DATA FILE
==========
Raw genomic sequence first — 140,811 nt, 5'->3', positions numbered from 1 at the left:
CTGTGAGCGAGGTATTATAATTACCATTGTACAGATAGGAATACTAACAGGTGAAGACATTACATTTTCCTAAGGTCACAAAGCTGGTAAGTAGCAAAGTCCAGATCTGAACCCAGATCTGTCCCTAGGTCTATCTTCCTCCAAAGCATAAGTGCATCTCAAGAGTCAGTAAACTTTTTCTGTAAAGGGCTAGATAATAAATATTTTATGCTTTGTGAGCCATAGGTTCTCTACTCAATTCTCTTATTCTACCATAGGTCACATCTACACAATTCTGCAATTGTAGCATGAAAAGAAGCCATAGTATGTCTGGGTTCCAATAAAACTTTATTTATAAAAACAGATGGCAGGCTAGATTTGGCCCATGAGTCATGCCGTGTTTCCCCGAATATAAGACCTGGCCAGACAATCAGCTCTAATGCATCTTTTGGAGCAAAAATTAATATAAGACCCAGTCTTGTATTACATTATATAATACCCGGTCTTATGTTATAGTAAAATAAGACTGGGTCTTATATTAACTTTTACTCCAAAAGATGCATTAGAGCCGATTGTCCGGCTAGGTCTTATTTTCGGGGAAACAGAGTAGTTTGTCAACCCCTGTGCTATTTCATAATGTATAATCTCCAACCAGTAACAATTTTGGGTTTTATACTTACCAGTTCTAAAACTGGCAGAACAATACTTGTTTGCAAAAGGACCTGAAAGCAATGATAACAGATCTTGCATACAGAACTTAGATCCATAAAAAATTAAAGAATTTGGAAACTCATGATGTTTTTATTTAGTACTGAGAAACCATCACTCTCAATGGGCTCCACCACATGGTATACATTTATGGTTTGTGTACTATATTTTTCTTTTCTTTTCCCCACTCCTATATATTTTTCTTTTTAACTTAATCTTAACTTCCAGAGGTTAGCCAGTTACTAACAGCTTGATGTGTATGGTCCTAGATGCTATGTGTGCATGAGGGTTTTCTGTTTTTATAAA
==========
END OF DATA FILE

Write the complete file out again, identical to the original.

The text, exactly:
Raw genomic sequence first — 140,811 nt, 5'->3', positions numbered from 1 at the left:
CTGTGAGCGAGGTATTATAATTACCATTGTACAGATAGGAATACTAACAGGTGAAGACATTACATTTTCCTAAGGTCACAAAGCTGGTAAGTAGCAAAGTCCAGATCTGAACCCAGATCTGTCCCTAGGTCTATCTTCCTCCAAAGCATAAGTGCATCTCAAGAGTCAGTAAACTTTTTCTGTAAAGGGCTAGATAATAAATATTTTATGCTTTGTGAGCCATAGGTTCTCTACTCAATTCTCTTATTCTACCATAGGTCACATCTACACAATTCTGCAATTGTAGCATGAAAAGAAGCCATAGTATGTCTGGGTTCCAATAAAACTTTATTTATAAAAACAGATGGCAGGCTAGATTTGGCCCATGAGTCATGCCGTGTTTCCCCGAATATAAGACCTGGCCAGACAATCAGCTCTAATGCATCTTTTGGAGCAAAAATTAATATAAGACCCAGTCTTGTATTACATTATATAATACCCGGTCTTATGTTATAGTAAAATAAGACTGGGTCTTATATTAACTTTTACTCCAAAAGATGCATTAGAGCCGATTGTCCGGCTAGGTCTTATTTTCGGGGAAACAGAGTAGTTTGTCAACCCCTGTGCTATTTCATAATGTATAATCTCCAACCAGTAACAATTTTGGGTTTTATACTTACCAGTTCTAAAACTGGCAGAACAATACTTGTTTGCAAAAGGACCTGAAAGCAATGATAACAGATCTTGCATACAGAACTTAGATCCATAAAAAATTAAAGAATTTGGAAACTCATGATGTTTTTATTTAGTACTGAGAAACCATCACTCTCAATGGGCTCCACCACATGGTATACATTTATGGTTTGTGTACTATATTTTTCTTTTCTTTTCCCCACTCCTATATATTTTTCTTTTTAACTTAATCTTAACTTCCAGAGGTTAGCCAGTTACTAACAGCTTGATGTGTATGGTCCTAGATGCTATGTGTGCATGAGGGTTTTCTGTTTTTATAAA